BEFORE you can effectively help others, you must first find out what they really need, says Sherlyn Khong, a founding member of acts29 – a group that aims to bridge the gap through local and international outreach programmes. Its name symbolises a continuation of the Acts of the Apostles, a book in the Bible which ends at Chapter 28.
acts29 officially came together in 2003, but its work had already taken root many years earlier, when Ms Khong visited a dumpsite in the Philippines. What had once been a village in Quezon City in the 1970s and early 1980s became a dumpsite. Villagers were given compensation but, unable to build homes elsewhere, most made do with homes in and around the area. A school known as Paaralang Pantao – School for Humanity– was established to provide basic education for poor children aged five to 12 and it has since become the basis upon which acts29 has built its mission.
Trips to Paaralang Pantao are now organised twice a year during the school holidays in June and Decem-ber. Volunteers spend two weeks there, helping with classes, praying with the children and taking them on excursions. A small group that is not afraid to make big plans, acts29 piloted a project last year called “Through My Eyes”, giving cameras to seven children from the school to take pictures of the world outside the dumpsite.
Said Ms Khong, 33: “When they have a chance to go out and be exposed, they will have a better chance of adjusting to the world outside the only one they know.” Plans are in the pipeline for an exhibition and sale of these photos next year. “We want these children to be pro-active and realise they can do something to change their situation. Also, the photos give them a voice that allows others to see the world they live in,” Ms Khong said. The group is also commit-ted to raising money to obtain birth certificates for the children.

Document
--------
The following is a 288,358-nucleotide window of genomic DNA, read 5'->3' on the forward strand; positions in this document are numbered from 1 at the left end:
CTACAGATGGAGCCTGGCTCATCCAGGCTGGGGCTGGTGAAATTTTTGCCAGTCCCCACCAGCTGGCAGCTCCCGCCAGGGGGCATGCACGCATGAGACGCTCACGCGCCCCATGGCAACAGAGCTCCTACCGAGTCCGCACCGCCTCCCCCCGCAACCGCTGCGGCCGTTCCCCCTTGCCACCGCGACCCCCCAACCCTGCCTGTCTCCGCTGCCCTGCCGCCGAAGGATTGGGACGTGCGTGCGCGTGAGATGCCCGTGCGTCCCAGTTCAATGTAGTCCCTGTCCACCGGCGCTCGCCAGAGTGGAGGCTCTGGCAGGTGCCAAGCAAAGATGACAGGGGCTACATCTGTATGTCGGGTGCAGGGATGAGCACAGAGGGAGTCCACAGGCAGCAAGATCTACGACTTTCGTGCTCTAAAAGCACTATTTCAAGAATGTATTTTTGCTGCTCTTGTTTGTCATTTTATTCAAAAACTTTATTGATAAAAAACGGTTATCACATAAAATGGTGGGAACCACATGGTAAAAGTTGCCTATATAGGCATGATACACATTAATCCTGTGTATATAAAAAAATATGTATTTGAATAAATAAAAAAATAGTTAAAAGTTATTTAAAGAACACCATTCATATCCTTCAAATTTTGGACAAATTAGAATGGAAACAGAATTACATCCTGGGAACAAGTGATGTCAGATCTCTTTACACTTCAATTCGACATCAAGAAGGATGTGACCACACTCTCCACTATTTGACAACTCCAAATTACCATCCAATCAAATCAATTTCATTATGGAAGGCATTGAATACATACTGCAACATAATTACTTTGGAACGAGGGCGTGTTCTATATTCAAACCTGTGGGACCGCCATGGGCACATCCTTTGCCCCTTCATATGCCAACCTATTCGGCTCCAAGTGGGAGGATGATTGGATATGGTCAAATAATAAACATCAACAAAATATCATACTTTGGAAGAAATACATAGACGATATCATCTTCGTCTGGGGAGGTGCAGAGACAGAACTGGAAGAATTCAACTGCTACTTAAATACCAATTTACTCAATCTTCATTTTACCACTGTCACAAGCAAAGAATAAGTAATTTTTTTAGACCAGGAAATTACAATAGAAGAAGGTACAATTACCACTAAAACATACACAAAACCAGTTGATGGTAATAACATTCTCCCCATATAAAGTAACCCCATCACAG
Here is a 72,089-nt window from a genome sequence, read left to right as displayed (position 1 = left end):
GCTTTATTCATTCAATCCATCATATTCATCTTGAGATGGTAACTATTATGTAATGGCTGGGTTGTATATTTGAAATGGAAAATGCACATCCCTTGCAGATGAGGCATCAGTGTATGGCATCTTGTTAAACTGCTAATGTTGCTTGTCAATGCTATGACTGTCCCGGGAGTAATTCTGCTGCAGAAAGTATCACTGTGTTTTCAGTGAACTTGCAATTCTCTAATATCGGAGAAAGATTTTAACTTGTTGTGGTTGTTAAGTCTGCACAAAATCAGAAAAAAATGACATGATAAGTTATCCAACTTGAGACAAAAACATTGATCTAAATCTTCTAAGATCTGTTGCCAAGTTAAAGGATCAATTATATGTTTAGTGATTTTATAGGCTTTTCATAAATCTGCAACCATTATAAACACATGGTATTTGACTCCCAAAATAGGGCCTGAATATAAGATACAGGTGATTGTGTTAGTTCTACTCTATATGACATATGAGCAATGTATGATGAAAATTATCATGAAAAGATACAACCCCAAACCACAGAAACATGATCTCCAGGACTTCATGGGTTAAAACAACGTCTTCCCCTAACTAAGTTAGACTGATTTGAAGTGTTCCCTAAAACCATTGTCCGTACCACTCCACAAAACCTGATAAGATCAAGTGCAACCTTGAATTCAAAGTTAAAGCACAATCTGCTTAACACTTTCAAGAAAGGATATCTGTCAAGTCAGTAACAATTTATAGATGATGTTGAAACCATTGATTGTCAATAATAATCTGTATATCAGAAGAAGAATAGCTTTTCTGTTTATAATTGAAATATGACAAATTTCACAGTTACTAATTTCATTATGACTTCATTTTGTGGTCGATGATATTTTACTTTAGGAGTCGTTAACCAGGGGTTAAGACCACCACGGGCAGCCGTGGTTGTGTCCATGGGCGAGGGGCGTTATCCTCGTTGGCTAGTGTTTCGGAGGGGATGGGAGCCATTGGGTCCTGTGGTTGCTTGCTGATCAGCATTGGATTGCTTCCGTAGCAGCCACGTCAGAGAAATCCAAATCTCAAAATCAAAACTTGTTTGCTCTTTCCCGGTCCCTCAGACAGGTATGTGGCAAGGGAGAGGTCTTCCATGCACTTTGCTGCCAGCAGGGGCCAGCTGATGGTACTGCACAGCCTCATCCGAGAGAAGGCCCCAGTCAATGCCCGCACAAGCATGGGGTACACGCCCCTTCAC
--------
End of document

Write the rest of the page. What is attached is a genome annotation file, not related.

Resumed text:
These can cost between S$30 and S$50, and Filipino children need birth certificates before they can formally register at public schools. That sum is too big for many poor families to bear. So far, acts29 has obtained birth certificates for at least seven children and hopes to raise that number to at least ten each year. The group is also working on keeping the children in school.
There is pressure from families to find a job. Many become garbage truck assistants or scavengers, and some end up as peddlers of drugs and illegal VCDs or child sex workers. To prevent this from happening, acts29 sources sponsors to keep the children in a public school for S$300 a year.
Aside from its work with the Filipino children, acts29 also runs its Angel Network project which sees members visiting flats in certain areas of Singapore and befriending residents, especially the elderly who live alone. Members provide whatever assistance the residents may need– help to go for a medical appointment, finding Teochew VCDs for those who do not understand English or Mandarin, or just keeping them company.
The Angel Network also links the elderly with nearby churches or community centres for support. The work is so fulfilling that Ms Khong left her job as a teacher to devote her time fully to the cause. “It has taught me to be less materialistic, and to look at the bigger picture in life,”she says.
What is acts29
A group of youth and young adults who see mission work as a way of life. They aspire to live a life of simplicity and believe in walking in solidarity with the less fortunate.Can you help?
Volunteers who have a willing heart are welcome.
Who to call Call
Daryl Spykerman at 9027 9475 or visit acts29’s website: www.acts29mission.org
Spiritual Advisor: Fr Terence Pereira Admin
Coordinators: Sherlyn Khong, Daryl Spykerman
Ministry Team Leaders (Evangelisation, Hospitality, Prayer, Service):Sherlyn Khong (coordinator), Sylvester Singh, Alvin Ng, Madeleine Tan
Finance Team: Daryl Spykerman, Ignatius Lee, Deborah Ho
Payatas Mission Team Leader: Maylene Grace Batol
Angel Network: Ignatius Lee
Support and Resource Team: Sherlyn Khong, Geraldine Teo, Jarvis Tan
Medical Advisor: Dr Victor Loh
- Source : CSCC